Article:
Spatial learning test was performed in the Morris water maze (Vorhees and Williams, 2006). The swimming pool (185 cm in diameter, 45 cm in height, made from dark plastic) was filled with tap water (thermostatically controlled at 23 ± 1°C), which was made opaque by adding black ink. A circular platform (9 cm in diameter) was submerged 1 cm below the water surface. The test consisted of seven consecutive days of training for animals to acquire the location of the hidden platform, followed by a probe test on the 8th day. The pool was divided into four equal imaginary quadrants. The platform was located at the center of one quadrant, with its location fixed throughout the training phase. On each training day, rats received four trials, each starting from different locations. In each trial, an animal was placed in the pool with its nose facing the wall. Animals finding the platform within 60 s were allowed to sit on it for 15 s and those failing to do so were guided by an experimenter to the platform and then allowed to sit on it for 15 s. The ITI was 20 s. In the probe test, rats were placed in the pool without the platform to swim for 60 s and their swimming time in each quadrant was collected and analyzed. After swimming, animals were dried with a towel and put in a clean cage to avoid interaction with other animals. Spatial learning performance in the training phase was expressed as the mean escape latency to the platform over four trials in a training day. For the probe test, the percentage time animals swam in the target, adjacent and opposite quadrants were used as an indication of spatial memory.

Western Blot

Using western blot, we examined the following protein levels in rat hippocampus. First, both types of CORT receptors (MR and GR) were examined for the neuroendocrine effects of chronic CORT administration. The mature BDNF and the precursor of BDNF (proBDNF) were measured for the BDNF signaling system. Ionotropic glutamate receptor subunits (NMDA receptor subunits: GluN1, GluN2A, GluN2B and their phosphorylated forms together with PSD-95, a postsynaptic protein that stably co-localizes with NMDA receptors; AMPA receptor subunits: GluA1 and GluA2) were used as markers for glutamate neurotransmission. Finally, two stress-related cell adhesion molecules (nectin-3 and neuroligin-2) were determined for potential alterations following chronic CORT treatment.

Forty-eight hours after last drug treatment, rats were deeply anesthetized with pentobarbital and their brains rapidly removed and dissected to obtain hippocampus as previously described (Gearhart et al., 2006). Tissue from individual rats was immediately homogenized on ice in ice-cold lysis buffer (137 mM NaCl, 20 mM Tris–HCl (pH 8.0), 1% NP-40, 10% glycerol, 1 mM PMSF, 10 mg/ml aprotinin, 1 mg/ml leupeptin, 0.5 mM sodium vanadate), sonicated, and centrifuged. The supernatants were stored at −80°C until required.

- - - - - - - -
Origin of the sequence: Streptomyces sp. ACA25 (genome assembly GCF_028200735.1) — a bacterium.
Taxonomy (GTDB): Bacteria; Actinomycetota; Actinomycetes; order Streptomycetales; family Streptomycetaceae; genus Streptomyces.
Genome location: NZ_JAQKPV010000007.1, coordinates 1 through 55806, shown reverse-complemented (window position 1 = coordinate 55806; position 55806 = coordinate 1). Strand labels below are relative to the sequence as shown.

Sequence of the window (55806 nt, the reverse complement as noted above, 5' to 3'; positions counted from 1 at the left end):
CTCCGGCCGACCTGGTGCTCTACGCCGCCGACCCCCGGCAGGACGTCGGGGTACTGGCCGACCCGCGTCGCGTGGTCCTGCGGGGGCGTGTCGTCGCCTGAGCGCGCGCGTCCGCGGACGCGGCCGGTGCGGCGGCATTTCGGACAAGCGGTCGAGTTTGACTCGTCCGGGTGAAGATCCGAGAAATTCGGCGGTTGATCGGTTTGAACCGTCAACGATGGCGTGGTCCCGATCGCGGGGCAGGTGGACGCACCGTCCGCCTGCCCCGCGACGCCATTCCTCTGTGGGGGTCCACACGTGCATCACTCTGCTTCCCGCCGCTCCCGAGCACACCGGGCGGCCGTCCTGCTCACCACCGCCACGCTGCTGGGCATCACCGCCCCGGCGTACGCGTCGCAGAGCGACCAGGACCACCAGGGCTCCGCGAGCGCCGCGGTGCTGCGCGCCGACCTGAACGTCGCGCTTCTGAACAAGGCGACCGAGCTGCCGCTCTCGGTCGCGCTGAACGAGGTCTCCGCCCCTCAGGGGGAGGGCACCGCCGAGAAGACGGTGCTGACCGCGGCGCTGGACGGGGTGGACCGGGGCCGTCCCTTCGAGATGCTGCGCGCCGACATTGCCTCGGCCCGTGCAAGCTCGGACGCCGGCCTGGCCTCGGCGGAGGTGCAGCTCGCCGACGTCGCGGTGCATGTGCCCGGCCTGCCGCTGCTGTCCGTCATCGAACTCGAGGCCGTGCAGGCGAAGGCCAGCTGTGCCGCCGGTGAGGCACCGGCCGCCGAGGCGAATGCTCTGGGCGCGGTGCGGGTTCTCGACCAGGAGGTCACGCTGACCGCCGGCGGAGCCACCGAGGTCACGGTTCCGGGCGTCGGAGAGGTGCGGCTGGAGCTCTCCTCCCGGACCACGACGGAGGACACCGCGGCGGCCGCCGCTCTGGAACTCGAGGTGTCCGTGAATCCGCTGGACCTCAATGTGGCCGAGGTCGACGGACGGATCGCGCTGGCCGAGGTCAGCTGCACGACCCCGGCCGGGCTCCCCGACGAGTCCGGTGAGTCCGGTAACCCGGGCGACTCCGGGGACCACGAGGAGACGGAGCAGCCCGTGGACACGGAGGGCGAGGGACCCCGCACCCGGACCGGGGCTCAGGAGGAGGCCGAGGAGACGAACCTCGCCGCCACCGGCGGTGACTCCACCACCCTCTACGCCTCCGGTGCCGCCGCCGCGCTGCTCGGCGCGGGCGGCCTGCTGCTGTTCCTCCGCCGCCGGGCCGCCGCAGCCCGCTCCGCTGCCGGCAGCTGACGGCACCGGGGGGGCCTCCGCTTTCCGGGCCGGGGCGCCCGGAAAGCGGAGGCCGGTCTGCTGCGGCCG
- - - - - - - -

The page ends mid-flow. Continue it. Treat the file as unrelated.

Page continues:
Samples containing 30 μg of protein were resolved by 12.5% (for BDNF) or 10% (for other proteins) sodium dodecyl sulfate polyacrylamide gel electrophoresis (SDS-PAGE) gels, and transferred electrophoretically to a polyvinylidene difluoride (PVDF) membrane (Millipore, Bedford, MA, USA). The PVDF membranes with the pore size being 0.2 μm for BDNF and 0.45 μm for other proteins containing the proteins of interest were then blocked with 5% non-fat milk diluted in Tris-buffered saline-Tween (TBST) (150 mM NaCl, 10 mM Tris-HCl (pH 7.5) and 0.1% Tween) for 1 h at room temperature and incubated overnight at 4°C in primary antibodies diluted in TBST containing 5% non-fat milk (MR: 1:2000, ab64457, Abcam; GR: 1:25,000, 3626–1, Epitomics; BDNF: 1:1000, ab108319, Abcam;GluN1: 1:2000, ab109182, Abcam; p-GluN1: 1:2000, 3384S, Cell Signaling; PSD-95: 1:1000, sc32290, Santa Cruz; GluN2A: 1:1000, 4205, Cell Signaling; pGluN2A: 1:2000, ab16646, Abcam; GluN2B: 1:1000, 4207S, Cell Signaling; pGluN2B: 1:1000, 4208, Cell Signaling; GluA1: 1:5000, 182011, Synaptic Systems; GluA2: 1:2000, MAB397, Millipore; Nectin-3: 1:5000, ab63931, Abcam; Neuroligin-2: 1:10,000, 129203, Synaptic Systems; β-actin: 1:20,000, 3700S Cell Signaling; actin: 1:1000, sc1616, Santa Cruz). The next day, membranes were rinsed three times with TBST (8 min each time) and incubated for 2 h with horseradish peroxidase-conjugated goat anti-rabbit or anti-mouse secondary antibodies (1:2500–20,000, Santa Cruz Biotechnology, Dallas, TX, USA) diluted in TBST. Following another three TBST rinses, proteins of interest were visualized using an ECL system (Pierce, Rockford, IL, USA) and Kodak XBT-1 film. The immunoreactive signals of the target proteins were quantified by densitometry and the values were corrected based on their corresponding β-actin levels. All results were normalized by taking the value of the vehicle group as 100%.